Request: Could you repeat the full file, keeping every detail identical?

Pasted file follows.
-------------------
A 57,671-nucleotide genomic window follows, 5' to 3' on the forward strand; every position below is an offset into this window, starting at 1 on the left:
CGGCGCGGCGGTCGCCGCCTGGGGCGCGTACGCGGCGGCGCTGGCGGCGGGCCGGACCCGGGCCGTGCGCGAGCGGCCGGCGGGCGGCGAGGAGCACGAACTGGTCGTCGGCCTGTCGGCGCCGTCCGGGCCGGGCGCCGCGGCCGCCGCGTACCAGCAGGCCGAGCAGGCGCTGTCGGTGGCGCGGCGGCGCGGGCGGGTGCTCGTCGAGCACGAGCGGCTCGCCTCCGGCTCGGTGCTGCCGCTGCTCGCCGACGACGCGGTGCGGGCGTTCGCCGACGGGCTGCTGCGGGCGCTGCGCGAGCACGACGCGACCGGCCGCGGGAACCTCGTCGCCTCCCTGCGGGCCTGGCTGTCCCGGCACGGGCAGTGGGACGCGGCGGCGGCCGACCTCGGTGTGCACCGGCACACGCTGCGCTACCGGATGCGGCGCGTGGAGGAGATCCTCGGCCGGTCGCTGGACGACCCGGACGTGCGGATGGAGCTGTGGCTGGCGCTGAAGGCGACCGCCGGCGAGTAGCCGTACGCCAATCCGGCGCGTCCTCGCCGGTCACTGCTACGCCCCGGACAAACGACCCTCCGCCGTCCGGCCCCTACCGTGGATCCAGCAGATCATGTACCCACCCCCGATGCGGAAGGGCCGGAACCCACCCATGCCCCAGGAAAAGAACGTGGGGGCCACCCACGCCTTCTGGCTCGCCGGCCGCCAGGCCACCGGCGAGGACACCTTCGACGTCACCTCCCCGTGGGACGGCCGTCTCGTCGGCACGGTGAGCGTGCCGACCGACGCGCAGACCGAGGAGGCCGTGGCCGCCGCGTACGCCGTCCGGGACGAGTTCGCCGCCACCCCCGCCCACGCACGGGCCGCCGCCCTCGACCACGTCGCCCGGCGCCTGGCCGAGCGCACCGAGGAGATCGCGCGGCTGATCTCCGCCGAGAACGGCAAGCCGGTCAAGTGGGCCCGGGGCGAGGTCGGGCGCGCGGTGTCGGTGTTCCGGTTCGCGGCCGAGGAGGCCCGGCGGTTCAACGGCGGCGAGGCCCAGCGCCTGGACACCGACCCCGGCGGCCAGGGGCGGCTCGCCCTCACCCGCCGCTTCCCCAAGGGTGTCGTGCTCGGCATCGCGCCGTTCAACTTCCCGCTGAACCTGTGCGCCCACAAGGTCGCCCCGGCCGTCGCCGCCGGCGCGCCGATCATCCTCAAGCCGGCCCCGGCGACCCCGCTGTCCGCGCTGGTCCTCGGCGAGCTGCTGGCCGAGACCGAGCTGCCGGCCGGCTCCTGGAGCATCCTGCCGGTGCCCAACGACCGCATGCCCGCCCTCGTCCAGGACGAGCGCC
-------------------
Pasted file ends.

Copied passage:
A 57,671-nucleotide genomic window follows, 5' to 3' on the forward strand; every position below is an offset into this window, starting at 1 on the left:
CGGCGCGGCGGTCGCCGCCTGGGGCGCGTACGCGGCGGCGCTGGCGGCGGGCCGGACCCGGGCCGTGCGCGAGCGGCCGGCGGGCGGCGAGGAGCACGAACTGGTCGTCGGCCTGTCGGCGCCGTCCGGGCCGGGCGCCGCGGCCGCCGCGTACCAGCAGGCCGAGCAGGCGCTGTCGGTGGCGCGGCGGCGCGGGCGGGTGCTCGTCGAGCACGAGCGGCTCGCCTCCGGCTCGGTGCTGCCGCTGCTCGCCGACGACGCGGTGCGGGCGTTCGCCGACGGGCTGCTGCGGGCGCTGCGCGAGCACGACGCGACCGGCCGCGGGAACCTCGTCGCCTCCCTGCGGGCCTGGCTGTCCCGGCACGGGCAGTGGGACGCGGCGGCGGCCGACCTCGGTGTGCACCGGCACACGCTGCGCTACCGGATGCGGCGCGTGGAGGAGATCCTCGGCCGGTCGCTGGACGACCCGGACGTGCGGATGGAGCTGTGGCTGGCGCTGAAGGCGACCGCCGGCGAGTAGCCGTACGCCAATCCGGCGCGTCCTCGCCGGTCACTGCTACGCCCCGGACAAACGACCCTCCGCCGTCCGGCCCCTACCGTGGATCCAGCAGATCATGTACCCACCCCCGATGCGGAAGGGCCGGAACCCACCCATGCCCCAGGAAAAGAACGTGGGGGCCACCCACGCCTTCTGGCTCGCCGGCCGCCAGGCCACCGGCGAGGACACCTTCGACGTCACCTCCCCGTGGGACGGCCGTCTCGTCGGCACGGTGAGCGTGCCGACCGACGCGCAGACCGAGGAGGCCGTGGCCGCCGCGTACGCCGTCCGGGACGAGTTCGCCGCCACCCCCGCCCACGCACGGGCCGCCGCCCTCGACCACGTCGCCCGGCGCCTGGCCGAGCGCACCGAGGAGATCGCGCGGCTGATCTCCGCCGAGAACGGCAAGCCGGTCAAGTGGGCCCGGGGCGAGGTCGGGCGCGCGGTGTCGGTGTTCCGGTTCGCGGCCGAGGAGGCCCGGCGGTTCAACGGCGGCGAGGCCCAGCGCCTGGACACCGACCCCGGCGGCCAGGGGCGGCTCGCCCTCACCCGCCGCTTCCCCAAGGGTGTCGTGCTCGGCATCGCGCCGTTCAACTTCCCGCTGAACCTGTGCGCCCACAAGGTCGCCCCGGCCGTCGCCGCCGGCGCGCCGATCATCCTCAAGCCGGCCCCGGCGACCCCGCTGTCCGCGCTGGTCCTCGGCGAGCTGCTGGCCGAGACCGAGCTGCCGGCCGGCTCCTGGAGCATCCTGCCGGTGCCCAACGACCGCATGCCCGCCCTCGTCCAGGACGAGCGCC